Civilians flee bombardment as Arab states pound Yemen port
ADEN (Reuters) - Arab warplanes and warships pounded Houthi positions in Yemen's Hodeidah for a second day on Thursday, as a Saudi-led alliance tried to seize the main port in the largest battle of a war that has created the world's worst humanitarian crisis.
Two residents contacted by Reuters said Apache attack helicopters were conducting intensive strikes on a strip of coastal territory near the city's airport.
The United Nations is struggling to avert disruption to the port, the main lifeline for food aid to a country where 8.4 million people are on the verge of starvation, potentially the world's worst famine for generations.
The Arab coalition also struck the main road linking Hodeidah to the capital Sanaa to block reinforcements, residents and anti-Houthi Yemeni military officials said.
The Iran-aligned Houthis control the capital and most of Yemen's populated areas. The Arab states have been fighting since 2015 to unseat them, restore an exiled Saudi-backed government and halt what they see as Iranian expansionism.
"People are scared. The warships are terrifying and warplanes are flying overhead all the time," university student Amina, 22, who lives near the port, told Reuters by telephone.
"People are fleeing the city to the countryside, but for those with no relatives there or money, there is no escape."
Capturing Hodeidah, the Houthis' only port, would give the coalition the upper hand in the war, in which neither side has made much progress for years.
Western countries have quietly backed the Arab coalition, but the threat of humanitarian catastrophe on an historic scale could unravel that support.
The United Nations says 22 million Yemenis need humanitarian aid, and the number at risk of starvation could more than double to more than 18 million by year end unless access improves.
The world body said it was still bringing aid: "We are there and delivering, we are not leaving Hodeidah," U.N. humanitarian coordinator for Yemen Lise Grande said.
The Arab states say they have plans in place to prevent the battle from causing a humanitarian disaster. They have long been restricting imports into Hodeidah to prevent what they say is Iranian traffic in missiles to the Houthis, and say they can swiftly improve food supplies once they control the port.
Ali al-Ahmed, the Emirati Ambassador to Germany, told Reuters there were 60,000 tonnes of humanitarian aid ready on ships and trucks to move into the region once the fighting died down. He said it would take Arab forces about 72 hours to clear mines from Hodeidah's port or airport once it captures them.
"It’s very important for our credibility to make sure that people in need get the help they need," he said.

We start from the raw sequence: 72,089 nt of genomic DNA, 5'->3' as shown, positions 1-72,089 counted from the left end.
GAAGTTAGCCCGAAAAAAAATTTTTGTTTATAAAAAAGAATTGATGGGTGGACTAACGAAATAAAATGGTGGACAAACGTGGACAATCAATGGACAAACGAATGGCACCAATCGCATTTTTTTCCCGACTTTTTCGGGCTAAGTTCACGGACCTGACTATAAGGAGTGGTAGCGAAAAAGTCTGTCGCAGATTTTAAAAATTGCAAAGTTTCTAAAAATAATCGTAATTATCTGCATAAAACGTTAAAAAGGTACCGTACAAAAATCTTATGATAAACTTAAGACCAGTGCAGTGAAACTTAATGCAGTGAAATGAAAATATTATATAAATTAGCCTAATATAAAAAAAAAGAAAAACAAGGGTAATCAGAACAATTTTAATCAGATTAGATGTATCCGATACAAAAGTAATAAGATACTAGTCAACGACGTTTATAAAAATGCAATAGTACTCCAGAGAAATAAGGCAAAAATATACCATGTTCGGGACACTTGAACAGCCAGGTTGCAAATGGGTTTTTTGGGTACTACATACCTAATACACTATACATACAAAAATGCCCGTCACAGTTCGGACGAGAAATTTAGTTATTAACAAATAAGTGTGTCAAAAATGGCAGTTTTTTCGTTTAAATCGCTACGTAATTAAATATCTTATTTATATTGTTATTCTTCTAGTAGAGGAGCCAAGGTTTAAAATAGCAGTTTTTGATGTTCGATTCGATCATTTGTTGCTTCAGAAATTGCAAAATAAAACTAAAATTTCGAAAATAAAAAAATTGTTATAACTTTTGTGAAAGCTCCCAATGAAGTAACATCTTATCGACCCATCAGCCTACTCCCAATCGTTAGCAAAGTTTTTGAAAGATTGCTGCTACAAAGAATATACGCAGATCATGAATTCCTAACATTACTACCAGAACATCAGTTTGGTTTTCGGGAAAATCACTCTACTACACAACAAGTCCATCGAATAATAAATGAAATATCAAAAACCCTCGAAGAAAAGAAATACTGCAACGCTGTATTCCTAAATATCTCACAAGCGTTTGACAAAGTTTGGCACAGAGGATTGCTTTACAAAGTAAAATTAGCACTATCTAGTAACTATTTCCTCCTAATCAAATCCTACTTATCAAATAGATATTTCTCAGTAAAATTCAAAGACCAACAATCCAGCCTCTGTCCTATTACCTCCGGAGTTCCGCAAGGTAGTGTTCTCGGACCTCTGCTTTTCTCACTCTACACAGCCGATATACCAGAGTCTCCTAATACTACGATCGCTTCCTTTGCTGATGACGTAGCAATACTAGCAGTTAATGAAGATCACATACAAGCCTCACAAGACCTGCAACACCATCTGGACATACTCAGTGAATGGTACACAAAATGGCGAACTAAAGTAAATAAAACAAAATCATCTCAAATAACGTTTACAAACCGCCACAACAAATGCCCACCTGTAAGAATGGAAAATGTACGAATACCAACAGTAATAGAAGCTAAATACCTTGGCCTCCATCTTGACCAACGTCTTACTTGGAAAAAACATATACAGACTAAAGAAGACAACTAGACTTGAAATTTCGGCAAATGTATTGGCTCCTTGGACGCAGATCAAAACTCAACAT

The war in Yemen is one of several regional conflicts that pit allies of the Sunni Muslim Arab states against forces aligned to Shi'ite Iran. The Houthis, from a Shi'ite minority, deny being Iran's pawns and say they took power in a popular revolt and are defending Yemen from invasion by its neighbors.
The U.N. Security Council is due to meet behind closed doors on Thursday, at the request of Britain, over the offensive. The U.N. special envoy to Yemen, Martin Griffiths, has said the world body is talking to both sides to de-escalate.
Houthi leader Mohammed Ali al-Houthi has blamed the West for the assault: "The British told us a week ago that the Emiratis and the Saudis had told them they would not enter the battle of Hodeidah without their agreement and assistance."
A Houthi statement warned commercial ships in the Red Sea, one of the world's most important trade routes, to stay 20 miles from coalition warships or potentially face attack.
"The enemy has heightened the risk in the Red Sea with this new battle and is responsible for the consequences. We will not stand by idly in the face of the most dangerous foreign assault which threats millions of Yemenis."
Foreign Secretary Boris Johnson said on Wednesday the British government was in contact with the alliance about ensuring its operations comply with international law on protecting civilians.
Coalition spokesman Turki al-Malki has said operation "Golden Victory" aimed to wrest control of the port and airport, but that troops would avoid entering the city.
A Yemeni anti-Houthi military official said the 21,000-strong ground force - which includes Emiratis, Sudanese and Yemenis from several factions - was de-mining the coastal strip south of Hodeidah and combing rural areas for Houthi fighters.
(Additional reporting by Andrea Shalal in Berlin and Tom Miles in Geneva; Writing by Ghaida Ghantous and Peter Graff; Editing by Janet Lawrence)
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